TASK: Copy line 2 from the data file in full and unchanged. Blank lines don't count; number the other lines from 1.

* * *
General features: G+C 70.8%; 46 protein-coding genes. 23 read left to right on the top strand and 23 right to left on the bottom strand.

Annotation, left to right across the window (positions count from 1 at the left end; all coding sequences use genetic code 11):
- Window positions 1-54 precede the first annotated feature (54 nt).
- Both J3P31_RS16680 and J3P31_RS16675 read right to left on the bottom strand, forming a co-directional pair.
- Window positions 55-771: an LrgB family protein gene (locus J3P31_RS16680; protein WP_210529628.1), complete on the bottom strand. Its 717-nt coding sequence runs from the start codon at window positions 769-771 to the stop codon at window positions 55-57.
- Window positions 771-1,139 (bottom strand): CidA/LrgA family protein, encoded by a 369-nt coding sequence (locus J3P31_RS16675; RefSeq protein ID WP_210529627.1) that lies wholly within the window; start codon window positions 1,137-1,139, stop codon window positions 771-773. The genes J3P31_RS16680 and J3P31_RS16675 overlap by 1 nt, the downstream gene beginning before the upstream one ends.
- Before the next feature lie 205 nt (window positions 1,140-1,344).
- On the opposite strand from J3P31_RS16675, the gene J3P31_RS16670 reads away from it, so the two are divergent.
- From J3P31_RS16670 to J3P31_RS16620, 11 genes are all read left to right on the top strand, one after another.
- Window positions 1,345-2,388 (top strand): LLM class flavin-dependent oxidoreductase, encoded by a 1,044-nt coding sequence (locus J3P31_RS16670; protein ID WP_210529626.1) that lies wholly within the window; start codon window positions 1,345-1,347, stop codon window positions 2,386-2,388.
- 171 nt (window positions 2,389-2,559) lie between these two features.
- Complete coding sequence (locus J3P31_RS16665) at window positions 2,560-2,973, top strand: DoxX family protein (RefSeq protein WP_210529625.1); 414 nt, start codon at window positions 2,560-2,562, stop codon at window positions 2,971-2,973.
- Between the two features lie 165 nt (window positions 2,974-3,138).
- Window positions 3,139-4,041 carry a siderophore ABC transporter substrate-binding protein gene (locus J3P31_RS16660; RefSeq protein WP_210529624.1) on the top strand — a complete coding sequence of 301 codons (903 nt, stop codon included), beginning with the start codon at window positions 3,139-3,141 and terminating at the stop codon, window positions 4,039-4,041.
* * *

Annotation, left to right across the window (positions count from 1 at the left end; all coding sequences use genetic code 11):